Montgomery Clift Talks in that Slow, Rounded Way of Someone Desperately Drunk

Marilyn Monroe caresses the ailing rodeo rider
 who leans against her polka dots
outside the Dayton Bar in Nevada, those polka dots
 all over her dress, like mumps, and the car door
open where they both share the same close-up.
 The misfits broken up inside and out,
Montgomery no longer the pretty boy—

his scars covered up by makeup—and the camera like a thief
 stealing from beauty, showing his cheekbones
sculpted into something hard as hubcaps, after his accident
 on Sunset Boulevard, coming down that steep hill
from Liz Taylor’s party, while they were shooting Raintree County.
 All that Hollywood in him gone: broken teeth pulled
out of his choking throat, his sports car wrapped around a pole—

in every gesture now something’s damaged, and Marilyn Monroe,
 that mother, aging more each frame of film
and avoiding the camera, as if her face would explode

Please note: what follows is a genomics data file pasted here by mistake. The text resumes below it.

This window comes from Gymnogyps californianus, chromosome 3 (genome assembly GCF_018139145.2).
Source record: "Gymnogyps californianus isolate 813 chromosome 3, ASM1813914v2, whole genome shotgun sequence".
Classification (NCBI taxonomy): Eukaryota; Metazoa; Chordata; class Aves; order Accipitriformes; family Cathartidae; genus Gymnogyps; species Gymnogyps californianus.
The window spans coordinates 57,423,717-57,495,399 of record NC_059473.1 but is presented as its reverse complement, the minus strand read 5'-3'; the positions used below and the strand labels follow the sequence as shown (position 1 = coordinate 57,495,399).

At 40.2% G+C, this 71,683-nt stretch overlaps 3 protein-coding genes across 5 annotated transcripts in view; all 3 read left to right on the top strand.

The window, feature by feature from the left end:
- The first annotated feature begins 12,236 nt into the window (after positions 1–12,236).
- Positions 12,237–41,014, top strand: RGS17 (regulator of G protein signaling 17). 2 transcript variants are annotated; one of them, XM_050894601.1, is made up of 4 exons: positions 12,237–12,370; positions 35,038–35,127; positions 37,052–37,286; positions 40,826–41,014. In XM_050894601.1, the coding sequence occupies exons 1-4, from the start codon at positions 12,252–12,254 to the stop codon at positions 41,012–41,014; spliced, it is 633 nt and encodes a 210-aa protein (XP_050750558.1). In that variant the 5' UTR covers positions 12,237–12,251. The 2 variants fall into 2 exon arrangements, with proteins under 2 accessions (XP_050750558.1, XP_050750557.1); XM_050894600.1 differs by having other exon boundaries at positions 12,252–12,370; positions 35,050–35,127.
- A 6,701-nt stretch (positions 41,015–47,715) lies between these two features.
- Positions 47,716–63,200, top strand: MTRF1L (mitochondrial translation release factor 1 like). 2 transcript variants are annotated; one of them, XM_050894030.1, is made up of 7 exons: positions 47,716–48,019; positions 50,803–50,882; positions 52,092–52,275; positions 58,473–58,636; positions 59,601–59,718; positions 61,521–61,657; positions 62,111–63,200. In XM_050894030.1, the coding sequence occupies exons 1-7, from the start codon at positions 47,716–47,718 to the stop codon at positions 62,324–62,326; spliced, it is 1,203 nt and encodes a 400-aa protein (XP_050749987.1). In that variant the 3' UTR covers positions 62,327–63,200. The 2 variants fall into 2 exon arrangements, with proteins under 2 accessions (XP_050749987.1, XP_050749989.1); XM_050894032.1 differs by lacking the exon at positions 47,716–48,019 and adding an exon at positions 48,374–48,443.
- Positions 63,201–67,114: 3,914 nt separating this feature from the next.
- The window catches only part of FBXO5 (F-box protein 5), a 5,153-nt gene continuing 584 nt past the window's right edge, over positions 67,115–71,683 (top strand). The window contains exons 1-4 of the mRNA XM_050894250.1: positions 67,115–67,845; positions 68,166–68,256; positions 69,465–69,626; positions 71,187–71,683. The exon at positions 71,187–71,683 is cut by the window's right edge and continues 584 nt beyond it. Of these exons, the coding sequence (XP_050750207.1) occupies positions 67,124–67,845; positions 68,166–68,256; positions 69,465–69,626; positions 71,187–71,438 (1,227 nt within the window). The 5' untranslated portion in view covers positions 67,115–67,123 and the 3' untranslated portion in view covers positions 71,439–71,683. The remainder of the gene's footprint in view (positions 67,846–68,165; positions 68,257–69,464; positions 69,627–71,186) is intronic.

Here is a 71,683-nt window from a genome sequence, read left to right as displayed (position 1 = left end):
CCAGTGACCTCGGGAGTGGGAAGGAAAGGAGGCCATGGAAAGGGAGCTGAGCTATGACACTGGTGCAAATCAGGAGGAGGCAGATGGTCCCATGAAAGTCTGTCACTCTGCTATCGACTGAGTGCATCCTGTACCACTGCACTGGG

from what she felt down deep.
In John Huston’s movie death always speaks between silences.
 Let the cameras run, he says.
Perce Howland, a cowboy forbidden to return to his ranch,

since his mother remarried. His life buried in gauze with all
 those family secrets that he claws at—
the earth mother in her white hair not blonde
 or any earthly color but a lie. She finds the screeching crash
 again in his forehead, in thelongest suicide
talked about in Hollywood. Her skintight dress looking
 for the next cue through each busty breath
 swimming under the hot lights,
in the last movie she’ll ever make.

 

 

 

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